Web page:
Some Arizona doctors agree with Fauci that US is ‘out of the pandemic phase’

Dr. Anthony Fauci said on Tuesday the U.S. is out of the "pandemic phase" for COVID-19 and Arizona doctors say the same thing is happening for the state.
Published: Apr. 27, 2022 at 7:19 PM MST
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PHOENIX (3TV/CBS 5) — It’s been a long road to this point in what could be the end of the pandemic. Dr. Anthony Fauci says the U.S. may be out of the pandemic phase but it’s still a global situation. “We are certainly right now in this country, out of the pandemic phase, namely, we don’t have 900,000 new infections a day and tens and tens and tens of thousands of hospitalizations and thousands of deaths. We are at a low level right now,” Fauci said on Tuesday.

The nation’s top doctor says cases are at the lowest point they’ve been in months. We have all seen how this virus has evolved over the last two-and-a-half years. Dr. Fauci says the country is out of the pandemic phase. An Arizona doctor says he believes the state has been out of this phase for over a month. “It doesn’t mean zero risk. It just means the worst of this is behind us by far,” Will Humble, the executive director of the Arizona Public Health Association, said.

Humble explains what Fauci’s words mean. “When you’ve had enough antibodies or community immunity out there in the population to make it so that the virus can’t go exponential, in this case with COVID-19 filling up hospitals again the way it has happened three times now,” Humble said.

Humble says with more immunity, the virus has a harder time finding a new host or reinfecting someone. “There’s (sic) enough people that have been vaccinated or infected with omicron,” Humble said.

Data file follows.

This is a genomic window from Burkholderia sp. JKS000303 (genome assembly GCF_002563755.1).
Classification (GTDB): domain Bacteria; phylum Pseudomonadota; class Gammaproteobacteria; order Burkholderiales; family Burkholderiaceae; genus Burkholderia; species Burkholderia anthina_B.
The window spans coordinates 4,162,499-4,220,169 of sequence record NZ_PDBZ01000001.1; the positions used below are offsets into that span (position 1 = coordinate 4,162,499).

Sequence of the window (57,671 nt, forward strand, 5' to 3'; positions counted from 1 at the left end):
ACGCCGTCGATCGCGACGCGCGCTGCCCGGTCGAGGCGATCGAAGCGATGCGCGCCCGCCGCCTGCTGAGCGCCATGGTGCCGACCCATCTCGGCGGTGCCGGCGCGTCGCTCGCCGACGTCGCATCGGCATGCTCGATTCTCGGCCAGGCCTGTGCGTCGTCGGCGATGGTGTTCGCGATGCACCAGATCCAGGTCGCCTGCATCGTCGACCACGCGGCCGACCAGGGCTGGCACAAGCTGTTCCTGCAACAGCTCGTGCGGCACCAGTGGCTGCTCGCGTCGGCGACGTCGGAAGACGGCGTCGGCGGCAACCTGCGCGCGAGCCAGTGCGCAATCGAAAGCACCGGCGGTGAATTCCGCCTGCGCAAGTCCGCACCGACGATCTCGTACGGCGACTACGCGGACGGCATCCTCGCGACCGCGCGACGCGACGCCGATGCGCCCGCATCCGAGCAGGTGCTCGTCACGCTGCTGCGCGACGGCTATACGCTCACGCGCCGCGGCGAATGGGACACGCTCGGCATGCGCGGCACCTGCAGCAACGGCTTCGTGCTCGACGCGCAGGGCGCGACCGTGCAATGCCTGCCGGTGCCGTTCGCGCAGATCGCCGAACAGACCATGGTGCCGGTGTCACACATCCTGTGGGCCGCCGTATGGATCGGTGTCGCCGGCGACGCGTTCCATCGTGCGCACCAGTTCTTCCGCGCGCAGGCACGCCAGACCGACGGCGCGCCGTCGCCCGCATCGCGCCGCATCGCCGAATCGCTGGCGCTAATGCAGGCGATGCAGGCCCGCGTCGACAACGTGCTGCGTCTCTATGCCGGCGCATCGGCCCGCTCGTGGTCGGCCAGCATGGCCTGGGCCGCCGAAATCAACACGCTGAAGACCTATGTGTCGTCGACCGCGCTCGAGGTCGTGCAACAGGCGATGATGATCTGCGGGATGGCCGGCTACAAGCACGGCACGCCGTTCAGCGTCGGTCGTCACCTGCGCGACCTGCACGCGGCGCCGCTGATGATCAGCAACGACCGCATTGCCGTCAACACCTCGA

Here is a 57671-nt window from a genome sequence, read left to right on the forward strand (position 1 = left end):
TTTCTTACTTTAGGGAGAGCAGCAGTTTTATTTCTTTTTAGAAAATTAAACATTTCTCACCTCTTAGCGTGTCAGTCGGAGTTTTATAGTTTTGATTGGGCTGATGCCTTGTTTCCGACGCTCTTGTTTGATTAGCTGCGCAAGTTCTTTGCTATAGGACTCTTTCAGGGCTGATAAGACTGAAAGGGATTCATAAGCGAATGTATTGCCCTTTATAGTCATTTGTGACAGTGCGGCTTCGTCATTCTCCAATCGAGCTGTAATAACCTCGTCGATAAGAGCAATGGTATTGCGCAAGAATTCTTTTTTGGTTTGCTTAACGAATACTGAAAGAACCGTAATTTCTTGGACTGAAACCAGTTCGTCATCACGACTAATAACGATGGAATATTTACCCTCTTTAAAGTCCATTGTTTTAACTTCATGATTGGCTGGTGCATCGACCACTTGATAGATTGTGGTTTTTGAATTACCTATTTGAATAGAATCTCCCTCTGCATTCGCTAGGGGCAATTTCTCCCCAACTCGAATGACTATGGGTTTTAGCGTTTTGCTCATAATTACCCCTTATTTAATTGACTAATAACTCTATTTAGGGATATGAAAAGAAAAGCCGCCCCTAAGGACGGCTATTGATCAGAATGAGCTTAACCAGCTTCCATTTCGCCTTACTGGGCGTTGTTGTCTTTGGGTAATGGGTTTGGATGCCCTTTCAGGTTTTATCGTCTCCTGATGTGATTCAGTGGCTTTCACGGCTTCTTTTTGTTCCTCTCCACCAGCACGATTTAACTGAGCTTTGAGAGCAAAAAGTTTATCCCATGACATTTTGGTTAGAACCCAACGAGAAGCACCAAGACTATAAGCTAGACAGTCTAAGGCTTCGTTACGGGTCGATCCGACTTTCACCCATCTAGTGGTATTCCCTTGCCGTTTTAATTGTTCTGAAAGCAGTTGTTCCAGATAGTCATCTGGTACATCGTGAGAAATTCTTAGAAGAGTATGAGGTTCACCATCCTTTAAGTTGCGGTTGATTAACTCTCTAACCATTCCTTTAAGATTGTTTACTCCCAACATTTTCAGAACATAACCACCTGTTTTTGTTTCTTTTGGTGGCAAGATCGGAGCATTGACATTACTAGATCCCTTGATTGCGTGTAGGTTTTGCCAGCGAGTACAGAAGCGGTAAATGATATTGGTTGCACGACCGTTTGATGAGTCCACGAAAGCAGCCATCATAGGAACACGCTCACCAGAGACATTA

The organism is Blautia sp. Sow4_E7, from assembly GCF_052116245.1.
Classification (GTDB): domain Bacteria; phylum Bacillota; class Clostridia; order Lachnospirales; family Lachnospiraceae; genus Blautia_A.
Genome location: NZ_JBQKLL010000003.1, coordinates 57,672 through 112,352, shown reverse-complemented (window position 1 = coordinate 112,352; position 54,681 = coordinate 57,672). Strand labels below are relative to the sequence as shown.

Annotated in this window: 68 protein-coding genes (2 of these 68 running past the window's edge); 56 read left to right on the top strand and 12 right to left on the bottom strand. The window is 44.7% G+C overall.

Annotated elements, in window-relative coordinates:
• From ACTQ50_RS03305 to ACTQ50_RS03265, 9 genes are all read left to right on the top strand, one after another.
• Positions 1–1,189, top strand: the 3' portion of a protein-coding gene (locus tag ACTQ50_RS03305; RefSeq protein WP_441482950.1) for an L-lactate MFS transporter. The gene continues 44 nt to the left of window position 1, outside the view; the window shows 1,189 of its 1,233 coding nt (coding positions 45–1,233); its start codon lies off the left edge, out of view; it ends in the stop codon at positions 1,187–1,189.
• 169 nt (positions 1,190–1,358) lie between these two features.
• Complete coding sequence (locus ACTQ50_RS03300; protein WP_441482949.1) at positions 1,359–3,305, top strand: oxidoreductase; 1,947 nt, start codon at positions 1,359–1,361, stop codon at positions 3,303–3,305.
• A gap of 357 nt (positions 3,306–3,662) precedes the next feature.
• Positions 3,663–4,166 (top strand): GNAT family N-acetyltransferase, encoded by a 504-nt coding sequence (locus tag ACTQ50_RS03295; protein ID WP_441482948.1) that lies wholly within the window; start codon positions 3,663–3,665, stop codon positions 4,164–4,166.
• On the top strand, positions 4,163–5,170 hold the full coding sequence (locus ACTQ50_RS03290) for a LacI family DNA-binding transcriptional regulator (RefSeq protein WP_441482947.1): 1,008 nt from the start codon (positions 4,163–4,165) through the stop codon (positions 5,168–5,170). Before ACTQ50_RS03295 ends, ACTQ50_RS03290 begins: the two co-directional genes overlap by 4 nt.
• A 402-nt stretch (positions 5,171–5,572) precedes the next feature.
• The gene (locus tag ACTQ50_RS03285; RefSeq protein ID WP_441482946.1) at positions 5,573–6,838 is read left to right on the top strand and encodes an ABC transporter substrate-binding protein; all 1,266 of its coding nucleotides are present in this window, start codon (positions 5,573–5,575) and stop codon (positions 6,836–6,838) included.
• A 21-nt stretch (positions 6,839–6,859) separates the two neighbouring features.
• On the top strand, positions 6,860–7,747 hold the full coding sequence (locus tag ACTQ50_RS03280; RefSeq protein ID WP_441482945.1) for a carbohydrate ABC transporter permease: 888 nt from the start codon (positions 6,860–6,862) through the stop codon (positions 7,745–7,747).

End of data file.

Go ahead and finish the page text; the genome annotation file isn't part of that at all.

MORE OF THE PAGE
Fauci says we’re progressing due to lower levels of cases and hospitalizations. Here in Arizona, cases are increasing for the second week in a row. On Wednesday, the Arizona Department of Health Services reported more than 2,300 new cases and 99 more COVID-related deaths.

Though cases in Arizona are up the last two weeks, that number is very small compared to January when omicron was spreading rapidly. Hospitalizations are also at their lowest point since the start of the pandemic. The peak was in January of last year, with more than 3,600 hospitalizations reported in one week.

The chief of staff at Deer Valley Medical Center, Sam Durrani, says a low number of cases is also helping with morale in the hospital. “It’s gotten better, a lot better,” Durrani said. “We are happy to be working back in a normal environment. People are smiling a lot more, which is good.”

Durrani says the focus now is more on playing catch up from care they weren’t able to deliver during the pandemic. “We are busy but not overwhelmed, so we feel like we can deliver good care to patients and spend the time with patients.” Health experts say the virus will most likely never go away but say a higher immunity rate should protect people from getting super sick.